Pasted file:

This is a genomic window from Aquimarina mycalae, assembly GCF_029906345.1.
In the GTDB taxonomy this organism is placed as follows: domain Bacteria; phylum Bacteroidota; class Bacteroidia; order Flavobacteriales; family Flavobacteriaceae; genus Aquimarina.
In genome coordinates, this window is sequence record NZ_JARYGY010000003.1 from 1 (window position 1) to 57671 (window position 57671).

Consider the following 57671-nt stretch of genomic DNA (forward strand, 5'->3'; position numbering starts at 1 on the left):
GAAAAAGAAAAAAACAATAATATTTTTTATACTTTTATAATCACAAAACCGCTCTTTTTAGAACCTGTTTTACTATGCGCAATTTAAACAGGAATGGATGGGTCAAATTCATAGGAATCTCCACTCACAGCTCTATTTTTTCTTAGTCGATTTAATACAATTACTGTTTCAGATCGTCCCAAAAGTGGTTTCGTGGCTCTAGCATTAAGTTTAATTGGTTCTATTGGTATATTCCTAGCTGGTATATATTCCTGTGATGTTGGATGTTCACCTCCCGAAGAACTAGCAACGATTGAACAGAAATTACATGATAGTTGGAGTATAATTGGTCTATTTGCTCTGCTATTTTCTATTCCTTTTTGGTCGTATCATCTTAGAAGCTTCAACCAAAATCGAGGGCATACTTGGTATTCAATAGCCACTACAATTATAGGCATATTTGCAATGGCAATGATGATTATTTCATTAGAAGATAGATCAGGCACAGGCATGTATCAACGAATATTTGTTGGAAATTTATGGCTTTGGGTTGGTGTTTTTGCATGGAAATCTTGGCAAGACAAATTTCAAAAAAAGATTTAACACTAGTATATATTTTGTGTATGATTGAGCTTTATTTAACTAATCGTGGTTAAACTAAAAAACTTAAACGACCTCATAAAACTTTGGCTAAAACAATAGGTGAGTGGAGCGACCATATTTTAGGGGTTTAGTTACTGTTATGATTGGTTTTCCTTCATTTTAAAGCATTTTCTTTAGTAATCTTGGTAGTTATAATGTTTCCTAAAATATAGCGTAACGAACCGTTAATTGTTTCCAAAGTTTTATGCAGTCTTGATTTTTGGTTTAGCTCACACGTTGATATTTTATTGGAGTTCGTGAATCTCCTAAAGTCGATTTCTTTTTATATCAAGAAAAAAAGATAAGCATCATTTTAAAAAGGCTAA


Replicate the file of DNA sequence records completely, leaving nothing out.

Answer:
This is a genomic window from Aquimarina mycalae, assembly GCF_029906345.1.
In the GTDB taxonomy this organism is placed as follows: domain Bacteria; phylum Bacteroidota; class Bacteroidia; order Flavobacteriales; family Flavobacteriaceae; genus Aquimarina.
In genome coordinates, this window is sequence record NZ_JARYGY010000003.1 from 1 (window position 1) to 57671 (window position 57671).

Consider the following 57671-nt stretch of genomic DNA (forward strand, 5'->3'; position numbering starts at 1 on the left):
GAAAAAGAAAAAAACAATAATATTTTTTATACTTTTATAATCACAAAACCGCTCTTTTTAGAACCTGTTTTACTATGCGCAATTTAAACAGGAATGGATGGGTCAAATTCATAGGAATCTCCACTCACAGCTCTATTTTTTCTTAGTCGATTTAATACAATTACTGTTTCAGATCGTCCCAAAAGTGGTTTCGTGGCTCTAGCATTAAGTTTAATTGGTTCTATTGGTATATTCCTAGCTGGTATATATTCCTGTGATGTTGGATGTTCACCTCCCGAAGAACTAGCAACGATTGAACAGAAATTACATGATAGTTGGAGTATAATTGGTCTATTTGCTCTGCTATTTTCTATTCCTTTTTGGTCGTATCATCTTAGAAGCTTCAACCAAAATCGAGGGCATACTTGGTATTCAATAGCCACTACAATTATAGGCATATTTGCAATGGCAATGATGATTATTTCATTAGAAGATAGATCAGGCACAGGCATGTATCAACGAATATTTGTTGGAAATTTATGGCTTTGGGTTGGTGTTTTTGCATGGAAATCTTGGCAAGACAAATTTCAAAAAAAGATTTAACACTAGTATATATTTTGTGTATGATTGAGCTTTATTTAACTAATCGTGGTTAAACTAAAAAACTTAAACGACCTCATAAAACTTTGGCTAAAACAATAGGTGAGTGGAGCGACCATATTTTAGGGGTTTAGTTACTGTTATGATTGGTTTTCCTTCATTTTAAAGCATTTTCTTTAGTAATCTTGGTAGTTATAATGTTTCCTAAAATATAGCGTAACGAACCGTTAATTGTTTCCAAAGTTTTATGCAGTCTTGATTTTTGGTTTAGCTCACACGTTGATATTTTATTGGAGTTCGTGAATCTCCTAAAGTCGATTTCTTTTTATATCAAGAAAAAAAGATAAGCATCATTTTAAAAAGGCTAA